Fig. 6
figure 6

Characteristics of stromal subtype and functional annotation. The stromal subtypes are distinguished by different signatures (immune-relevant signature, mismatch-relevant signature, and stromal-relevant signature). Histological subtypes and the TME cluster are shown as patient annotations

Considering the associations between TMB, MSI relevant signatures, and immunotherapy, as well as results of TIDE algorithm, it can be referred that patients in the low stromal score group may be more sensitive to PD-1/PD-L1 checkpoint therapy than the high stromal score group patients. Interestingly, high stromal score group with high immunized terms was resistant to immunotherapy compared to low stromal score group, promoting stromal relevant pathways participate the process, consistent with studies [33,34,35], emphasizing that stromal activation is the core mechanism of resistance to checkpoint blockade.

Survival analysis of DEGs

The Kaplan–Meier survival analysis with log-rank test was used to evaluate the potential roles of individual DEGs for OS. The results showed that seven upregulated and three down regulated DEGs predict poorer OS with statistical significance (Fig. 7; Additional file 5: Figure S2) (p < 0.05).

Fig. 7
figure 7

Correlation of expression of individual DEGs in the OS of patients from the TCGA database. Kaplan–Meier survival analysis was performed to compare OS between high (grey line) and low (black line) gene expression of selected DEGs

Construction of protein–protein interaction (PPI) network

To better understand the interplay among the identified DEGs, we obtained protein-PPI networks using STRING tool, and the pairs whose combined score > 0.4 were extracted for visualization by Cytoscape (Fig. 8). The 12 genes with the highest degree scores were selected, and the expression of these genes was validated in the GEO cohort (Fig. 9; Additional file 6: Figure S3). The common genes included F2, AHSG, AFP, FGA, FGB, APOA2, PNLIP, and BPIFB2. All of these genes had degree scores > 10 and were upregulated genes. These hub genes might contribute to stromal cell modulation in gastric cancer patients.

Fig. 8
figure 8

The protein-PPI network for the DEGs. Each node represents a gene. The dotted line indicates the relationship between the two genes. The number of lines is correlated with the degree scores of the genes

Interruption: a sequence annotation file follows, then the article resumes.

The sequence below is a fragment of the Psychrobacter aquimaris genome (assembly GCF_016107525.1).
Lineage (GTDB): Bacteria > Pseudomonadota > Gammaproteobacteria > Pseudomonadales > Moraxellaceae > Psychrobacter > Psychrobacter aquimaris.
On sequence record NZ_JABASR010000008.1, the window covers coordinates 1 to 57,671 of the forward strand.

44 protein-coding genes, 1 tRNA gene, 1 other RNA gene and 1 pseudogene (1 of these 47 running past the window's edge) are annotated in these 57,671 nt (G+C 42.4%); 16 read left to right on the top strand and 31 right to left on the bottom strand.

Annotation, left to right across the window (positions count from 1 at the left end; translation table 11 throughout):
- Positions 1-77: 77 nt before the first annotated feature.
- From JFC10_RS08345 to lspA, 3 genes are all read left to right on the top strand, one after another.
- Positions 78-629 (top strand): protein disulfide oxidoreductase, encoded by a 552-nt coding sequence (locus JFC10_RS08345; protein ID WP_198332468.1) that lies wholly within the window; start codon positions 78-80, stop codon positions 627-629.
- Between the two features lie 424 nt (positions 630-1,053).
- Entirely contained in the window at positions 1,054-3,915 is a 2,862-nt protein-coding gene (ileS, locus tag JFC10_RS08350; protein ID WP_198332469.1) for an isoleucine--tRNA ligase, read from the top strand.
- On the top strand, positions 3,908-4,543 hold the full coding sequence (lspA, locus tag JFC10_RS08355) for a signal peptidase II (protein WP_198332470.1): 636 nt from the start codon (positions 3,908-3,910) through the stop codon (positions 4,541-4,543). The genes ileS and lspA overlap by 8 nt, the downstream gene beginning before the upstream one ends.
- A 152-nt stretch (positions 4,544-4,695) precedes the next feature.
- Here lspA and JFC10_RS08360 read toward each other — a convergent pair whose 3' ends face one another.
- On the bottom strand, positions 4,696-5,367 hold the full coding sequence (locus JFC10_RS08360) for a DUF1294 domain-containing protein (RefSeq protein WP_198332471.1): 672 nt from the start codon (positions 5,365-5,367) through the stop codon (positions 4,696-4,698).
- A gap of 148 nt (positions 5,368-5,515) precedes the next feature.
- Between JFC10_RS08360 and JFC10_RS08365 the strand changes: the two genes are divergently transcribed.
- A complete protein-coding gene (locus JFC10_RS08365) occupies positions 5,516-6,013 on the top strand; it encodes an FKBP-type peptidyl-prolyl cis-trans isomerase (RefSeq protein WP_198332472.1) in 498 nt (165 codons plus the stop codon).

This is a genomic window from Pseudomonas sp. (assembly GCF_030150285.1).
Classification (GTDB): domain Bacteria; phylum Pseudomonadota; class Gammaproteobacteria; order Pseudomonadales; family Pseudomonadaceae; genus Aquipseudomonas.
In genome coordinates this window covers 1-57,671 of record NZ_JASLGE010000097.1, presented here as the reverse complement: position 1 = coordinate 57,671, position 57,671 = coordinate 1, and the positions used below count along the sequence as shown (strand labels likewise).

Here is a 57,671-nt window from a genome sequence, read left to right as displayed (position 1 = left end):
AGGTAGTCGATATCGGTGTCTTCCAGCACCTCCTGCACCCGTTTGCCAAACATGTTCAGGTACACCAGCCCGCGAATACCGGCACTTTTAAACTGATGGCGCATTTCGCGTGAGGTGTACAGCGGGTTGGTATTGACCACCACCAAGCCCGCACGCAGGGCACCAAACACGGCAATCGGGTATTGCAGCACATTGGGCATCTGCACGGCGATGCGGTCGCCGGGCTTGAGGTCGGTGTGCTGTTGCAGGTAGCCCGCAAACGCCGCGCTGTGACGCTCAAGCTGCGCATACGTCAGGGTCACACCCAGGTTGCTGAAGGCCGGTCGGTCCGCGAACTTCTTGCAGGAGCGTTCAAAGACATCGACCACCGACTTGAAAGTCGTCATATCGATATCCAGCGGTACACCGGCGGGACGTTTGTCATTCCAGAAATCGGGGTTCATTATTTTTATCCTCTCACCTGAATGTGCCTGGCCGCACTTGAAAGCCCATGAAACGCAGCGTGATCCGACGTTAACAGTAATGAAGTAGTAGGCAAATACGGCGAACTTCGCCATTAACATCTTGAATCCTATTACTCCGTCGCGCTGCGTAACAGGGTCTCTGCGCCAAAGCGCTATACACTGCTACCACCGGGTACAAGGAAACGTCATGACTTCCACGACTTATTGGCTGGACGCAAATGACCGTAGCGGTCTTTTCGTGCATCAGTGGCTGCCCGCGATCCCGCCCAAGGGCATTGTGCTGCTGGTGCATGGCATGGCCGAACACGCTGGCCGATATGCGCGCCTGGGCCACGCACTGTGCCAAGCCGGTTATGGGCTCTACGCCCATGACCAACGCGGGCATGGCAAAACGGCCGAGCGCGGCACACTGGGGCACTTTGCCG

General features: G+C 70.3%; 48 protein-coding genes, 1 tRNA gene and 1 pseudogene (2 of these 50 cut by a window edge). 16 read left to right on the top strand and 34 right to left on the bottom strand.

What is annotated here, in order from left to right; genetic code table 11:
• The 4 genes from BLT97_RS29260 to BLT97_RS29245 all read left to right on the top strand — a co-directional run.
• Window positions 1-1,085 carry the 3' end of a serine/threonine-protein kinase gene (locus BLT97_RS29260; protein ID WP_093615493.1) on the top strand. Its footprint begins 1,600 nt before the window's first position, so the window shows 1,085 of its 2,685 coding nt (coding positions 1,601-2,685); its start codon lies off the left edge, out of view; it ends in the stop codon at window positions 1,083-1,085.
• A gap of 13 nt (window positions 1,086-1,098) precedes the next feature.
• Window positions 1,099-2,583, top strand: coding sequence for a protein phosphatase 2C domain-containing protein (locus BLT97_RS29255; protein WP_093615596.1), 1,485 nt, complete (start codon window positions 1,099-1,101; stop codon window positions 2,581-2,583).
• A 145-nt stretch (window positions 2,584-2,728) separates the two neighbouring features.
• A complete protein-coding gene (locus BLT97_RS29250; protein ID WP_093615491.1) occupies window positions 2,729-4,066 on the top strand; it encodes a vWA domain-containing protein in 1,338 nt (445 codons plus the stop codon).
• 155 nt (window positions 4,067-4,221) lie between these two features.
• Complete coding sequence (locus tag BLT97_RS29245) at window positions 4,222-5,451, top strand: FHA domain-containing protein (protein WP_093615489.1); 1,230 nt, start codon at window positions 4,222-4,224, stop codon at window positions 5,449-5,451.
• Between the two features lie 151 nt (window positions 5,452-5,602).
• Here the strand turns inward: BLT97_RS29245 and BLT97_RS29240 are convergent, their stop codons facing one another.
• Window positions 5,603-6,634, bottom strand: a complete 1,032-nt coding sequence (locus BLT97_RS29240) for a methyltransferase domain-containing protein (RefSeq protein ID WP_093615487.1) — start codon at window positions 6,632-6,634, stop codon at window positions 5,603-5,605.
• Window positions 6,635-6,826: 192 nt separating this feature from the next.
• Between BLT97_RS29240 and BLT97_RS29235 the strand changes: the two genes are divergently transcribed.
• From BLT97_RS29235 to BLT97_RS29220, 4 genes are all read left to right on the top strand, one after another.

Fig. 9
figure 9

Validation of the hub genes in the GEO cohort. a F2: coagulation factor II; b AHSG: alpha 2-HS Glycoprotein; c FGB: fibrinogen beta chain; d APOA2: apolipoprotein A-II

GSEA and functional annotation of HUB genes

To explore the potential function of hub genes in GC, we applied GSEA on the TCGA database using the KEGG gene sets. Interestingly, the most important enriched KEGG pathways of BPIFB2 included cell cycle, Human T-cell leukemia virus 1 infection, Th17 cell differentiation, human immunodeficiency virus 1 infection, Th1 and Th2 cell differentiation, PD-L1 expression and PD-1 checkpoint pathway in cancer (Fig. 10) (p.adjust < 0.05).

Fig. 10
figure 10

Enriched KEGG pathways of BPIFB2 by using GSEA. p-value is presented in different colors. The dot size represents the number of genes


Immune-checkpoint inhibitors targeting PD-1 and PD-L1 have shown promising clinical results for GC [36,37,38]. The recent advances in the relationship between gene expression and TME in gastric cancer patients [39,40,41] highlight the link between the immune-cell infiltration and PD-1/PD-L1 expression. However, only a subset of patients that contain tumor-infiltrating immune cells respond to PD-1/PD-L1 inhibitors. The pivotal role of the stroma is now receiving wide attention. Emerging data suggest that targeting CAFs/anti-angiogenic therapy in combination with anti-PD-1 immunotherapy is an effective way to overcome GC [20, 42].

In this study, we investigated a study cohort of 383 gastric cancer patients in the TCGA database and 300 patients in the GEO cohort, and generated stromal scores using the ESTIMATE algorithm. Our results showed that the stromal score is a robust biomarker for predicting survival in GC and guiding more effective immunotherapy strategies. Patients in the low stromal score group have a survival advantage over those in the high stromal score group and would benefit more from anti-PD-1 therapy. Interestingly, this result is consistent with the finding that GC tumors classified as MSI, which is a relatively low stromal score subtype, show promising results for the use of PD-1/PD-L1 blockade [38,39,40]. In line with previous research [43], the high stromal score subtype showed activation of transforming growth factor and epithelial mesenchymal, which were considered T-cell suppressive [33,34,35] and to be involved with immunotherapy resistance.